Human Rights Report Catalogues Structural Discrimination Against Romani Refugees from Ukraine

17 June 2024

Brussels, 17 June 2024: A new report on the human rights situation of Romani refugees from Ukraine in five receiving countries (the Czech Republic, Hungary, Moldova, Romania, and Slovakia) was released today by the European Roma Rights Centre (ERRC) and details widespread, structural denial of access to basic rights for Roma from Ukraine resident in those countries. 

“The last two and half years of displacement has taught Romani refugees, uniquely compared to white refugees from Ukraine, that for Roma it’s a case of same story, different country. The structural issues Romani refugees face in receiving countries are not dissimilar to how Roma are treated across Europe even during peacetime. Denial of equal access to adequate places to live, to equal and non-discriminatory healthcare, to integrated education: these are all issues Roma have to contend with often throughout their lives. It’s been more than two years. These are now long-term structural issues for Romani refugees in these countries. States no longer have the excuse of a sudden war, they must take action to ensure equal access to basic services for all, regardless of their ethnicity” said the ERRC’s President Đorđe Jovanović.

The ERRC’s report is based on the centre’s monitoring and legal teams present in each of the four countries since Russia’s full-scale invasion of Ukraine began in February 2022. Following its previous monitoring exercise which found widespread discrimination against Roma in the weeks and months after the outbreak of full-scale war, many Romani refugees have since emigrated to Western European countries or else been forced to return to Ukraine because of poor treatment. The recent report uncovers the structural barriers that long-term resident Romani refugees now face as the war continues for its second year and these families choose to make a life for themselves in their adopted homes.

Romani refugees face inadequate access to the basic infrastructure of the state in all five of the receiving countries covered in the report. Romani refugees frequently find themselves in sub-standard living conditions in inadequate accommodation, which is frequently ethnically segregated, most notably in the Czech Republic and Moldova. Romani refugees throughout the receiving countries have also been denied apartments by private landlords who openly declare they will not rent to Roma.

Roma from Ukraine are frequently denied access to affordable healthcare under the same conditions as citizens of their respective receiving countries. There is a lack of information on accessing the healthcare system in general, with little provision of targeted support to help children and families access mental health services or women and girls to access basic reproductive healthcare. Many Romani refugees are forced to return to Ukraine in order to access basic healthcare. Often, Roma fear discrimination in healthcare settings and were found to sometimes be summarily denied access to care for arbitrary reasons. In one case, a Romani refugee woman who suffered a miscarriage in Hungary was refused treatment unless she paid a bill of over €1,250, despite being entitled to free maternity care. As the majority of refugees are women, sexual and reproductive healthcare is a key issue, and for Romani women and girls in particular access to this healthcare is often difficult or marred by racism and discrimination throughout the receiving countries.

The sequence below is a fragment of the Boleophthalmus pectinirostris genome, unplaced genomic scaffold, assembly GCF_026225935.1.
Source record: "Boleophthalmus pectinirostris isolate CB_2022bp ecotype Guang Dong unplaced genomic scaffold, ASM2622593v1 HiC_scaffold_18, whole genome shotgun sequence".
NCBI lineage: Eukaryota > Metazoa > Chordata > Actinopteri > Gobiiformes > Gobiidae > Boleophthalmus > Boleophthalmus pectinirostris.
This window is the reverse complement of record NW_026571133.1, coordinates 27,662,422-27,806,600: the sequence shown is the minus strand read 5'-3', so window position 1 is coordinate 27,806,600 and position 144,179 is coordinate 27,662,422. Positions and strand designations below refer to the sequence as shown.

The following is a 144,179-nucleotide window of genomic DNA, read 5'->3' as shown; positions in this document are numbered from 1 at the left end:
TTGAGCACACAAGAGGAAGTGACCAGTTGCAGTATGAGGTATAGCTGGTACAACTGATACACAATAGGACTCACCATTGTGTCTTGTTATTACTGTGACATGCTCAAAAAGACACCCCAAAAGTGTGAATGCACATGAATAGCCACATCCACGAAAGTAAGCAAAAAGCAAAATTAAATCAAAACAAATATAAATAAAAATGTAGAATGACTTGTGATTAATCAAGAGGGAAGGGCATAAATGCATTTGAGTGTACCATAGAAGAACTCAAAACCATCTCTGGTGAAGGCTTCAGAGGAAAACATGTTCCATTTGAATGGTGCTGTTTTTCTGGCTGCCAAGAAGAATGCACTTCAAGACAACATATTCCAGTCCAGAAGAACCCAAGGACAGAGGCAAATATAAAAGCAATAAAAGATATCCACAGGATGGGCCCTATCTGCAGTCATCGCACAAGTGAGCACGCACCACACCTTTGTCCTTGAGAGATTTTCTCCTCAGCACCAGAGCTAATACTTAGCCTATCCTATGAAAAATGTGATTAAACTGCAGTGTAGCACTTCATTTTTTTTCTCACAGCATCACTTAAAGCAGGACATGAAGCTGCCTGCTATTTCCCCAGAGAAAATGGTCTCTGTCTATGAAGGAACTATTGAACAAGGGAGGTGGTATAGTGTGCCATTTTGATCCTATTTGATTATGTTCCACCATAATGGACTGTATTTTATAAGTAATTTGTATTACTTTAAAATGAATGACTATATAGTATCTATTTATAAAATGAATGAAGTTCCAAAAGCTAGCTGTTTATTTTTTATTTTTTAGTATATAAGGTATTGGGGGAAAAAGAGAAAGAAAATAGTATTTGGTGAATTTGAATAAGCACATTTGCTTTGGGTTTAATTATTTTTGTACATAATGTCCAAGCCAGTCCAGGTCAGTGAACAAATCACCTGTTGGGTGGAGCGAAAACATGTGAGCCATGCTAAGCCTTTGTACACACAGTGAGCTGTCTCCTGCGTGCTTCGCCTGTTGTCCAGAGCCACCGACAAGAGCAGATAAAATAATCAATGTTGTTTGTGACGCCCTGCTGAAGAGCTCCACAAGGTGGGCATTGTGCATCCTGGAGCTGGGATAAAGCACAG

Access to education remains a difficulty for many Romani refugees whose children do not speak the local language and often have very little support in enrolling in local schools. Poor access to a stable internet connection also hinders access for those who have opted to continue their children’s education online with the Ukrainian school system.

Despite Ukrainian refugees being afforded the right to work in theory across all the receiving countries, scant few  Romani refugees have managed to gain employment due to numerous barriers, often stemming from direct and indirect discrimination. While outright discrimination from employers prevents many Roma from getting a job, the greatest barriers are a lack of applicable skills, higher rates of illiteracy, and language barriers. This results in many Roma turning to precarious, informal work where they are exploited for little money to work long hours and where they are open to further risk of discrimination.

Equally, the situation for Roma within Ukraine remains grim. Discrimination in access to services and aid is as common as it ever was, and now an ex-advisor to the Ministry of Internal Affairs has appeared on television to tell those avoiding conscription: “If you're a draft dodger, deliberately ran away, then you have no right to say you're Ukrainian. You're a Gypsy.” For many Roma from marginalised communities, they face a poor choice of which country they would prefer to face discrimination and institutional racism in.

The full report Temporary Protection: The Ongoing Struggles of Romani Refugees from Ukraine is available here in English.

For more information, or to arrange an interview contact:

Jonathan Lee
Advocacy & Communications Director
European Roma Rights Centre 
+32 49 288 7679



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